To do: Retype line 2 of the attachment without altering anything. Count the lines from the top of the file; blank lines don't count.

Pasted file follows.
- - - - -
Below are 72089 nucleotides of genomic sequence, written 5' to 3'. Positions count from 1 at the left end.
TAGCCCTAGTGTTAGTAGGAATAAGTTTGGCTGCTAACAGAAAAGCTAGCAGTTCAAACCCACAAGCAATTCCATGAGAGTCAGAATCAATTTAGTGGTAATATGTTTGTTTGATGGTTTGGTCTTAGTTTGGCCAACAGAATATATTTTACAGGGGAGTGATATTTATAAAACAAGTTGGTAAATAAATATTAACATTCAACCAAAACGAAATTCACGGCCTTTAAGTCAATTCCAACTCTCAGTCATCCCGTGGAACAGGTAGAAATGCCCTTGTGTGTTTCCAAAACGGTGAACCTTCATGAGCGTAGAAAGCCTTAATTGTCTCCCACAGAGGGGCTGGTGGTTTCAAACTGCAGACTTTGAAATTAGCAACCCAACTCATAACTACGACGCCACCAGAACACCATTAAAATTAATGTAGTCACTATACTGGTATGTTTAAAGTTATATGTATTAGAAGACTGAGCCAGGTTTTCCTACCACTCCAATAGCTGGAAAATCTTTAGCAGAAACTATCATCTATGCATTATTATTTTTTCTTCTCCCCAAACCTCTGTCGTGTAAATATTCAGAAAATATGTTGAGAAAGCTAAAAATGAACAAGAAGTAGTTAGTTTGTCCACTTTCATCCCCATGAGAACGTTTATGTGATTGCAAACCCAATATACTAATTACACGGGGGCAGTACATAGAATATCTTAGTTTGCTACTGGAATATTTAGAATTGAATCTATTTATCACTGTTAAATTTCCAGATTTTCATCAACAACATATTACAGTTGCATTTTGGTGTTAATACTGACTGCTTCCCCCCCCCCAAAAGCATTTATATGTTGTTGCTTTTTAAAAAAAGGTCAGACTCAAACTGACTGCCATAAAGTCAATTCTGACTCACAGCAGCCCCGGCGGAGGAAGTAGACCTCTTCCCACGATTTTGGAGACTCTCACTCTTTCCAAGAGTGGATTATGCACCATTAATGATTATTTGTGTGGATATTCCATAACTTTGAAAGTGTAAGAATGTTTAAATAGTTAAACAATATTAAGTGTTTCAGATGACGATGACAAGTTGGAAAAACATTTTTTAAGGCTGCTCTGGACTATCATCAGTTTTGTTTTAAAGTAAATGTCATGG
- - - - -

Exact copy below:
TAGCCCTAGTGTTAGTAGGAATAAGTTTGGCTGCTAACAGAAAAGCTAGCAGTTCAAACCCACAAGCAATTCCATGAGAGTCAGAATCAATTTAGTGGTAATATGTTTGTTTGATGGTTTGGTCTTAGTTTGGCCAACAGAATATATTTTACAGGGGAGTGATATTTATAAAACAAGTTGGTAAATAAATATTAACATTCAACCAAAACGAAATTCACGGCCTTTAAGTCAATTCCAACTCTCAGTCATCCCGTGGAACAGGTAGAAATGCCCTTGTGTGTTTCCAAAACGGTGAACCTTCATGAGCGTAGAAAGCCTTAATTGTCTCCCACAGAGGGGCTGGTGGTTTCAAACTGCAGACTTTGAAATTAGCAACCCAACTCATAACTACGACGCCACCAGAACACCATTAAAATTAATGTAGTCACTATACTGGTATGTTTAAAGTTATATGTATTAGAAGACTGAGCCAGGTTTTCCTACCACTCCAATAGCTGGAAAATCTTTAGCAGAAACTATCATCTATGCATTATTATTTTTTCTTCTCCCCAAACCTCTGTCGTGTAAATATTCAGAAAATATGTTGAGAAAGCTAAAAATGAACAAGAAGTAGTTAGTTTGTCCACTTTCATCCCCATGAGAACGTTTATGTGATTGCAAACCCAATATACTAATTACACGGGGGCAGTACATAGAATATCTTAGTTTGCTACTGGAATATTTAGAATTGAATCTATTTATCACTGTTAAATTTCCAGATTTTCATCAACAACATATTACAGTTGCATTTTGGTGTTAATACTGACTGCTTCCCCCCCCCCAAAAGCATTTATATGTTGTTGCTTTTTAAAAAAAGGTCAGACTCAAACTGACTGCCATAAAGTCAATTCTGACTCACAGCAGCCCCGGCGGAGGAAGTAGACCTCTTCCCACGATTTTGGAGACTCTCACTCTTTCCAAGAGTGGATTATGCACCATTAATGATTATTTGTGTGGATATTCCATAACTTTGAAAGTGTAAGAATGTTTAAATAGTTAAACAATATTAAGTGTTTCAGATGACGATGACAAGTTGGAAAAACATTTTTTAAGGCTGCTCTGGACTATCATCAGTTTTGTTTTAAAGTAAATGTCATGG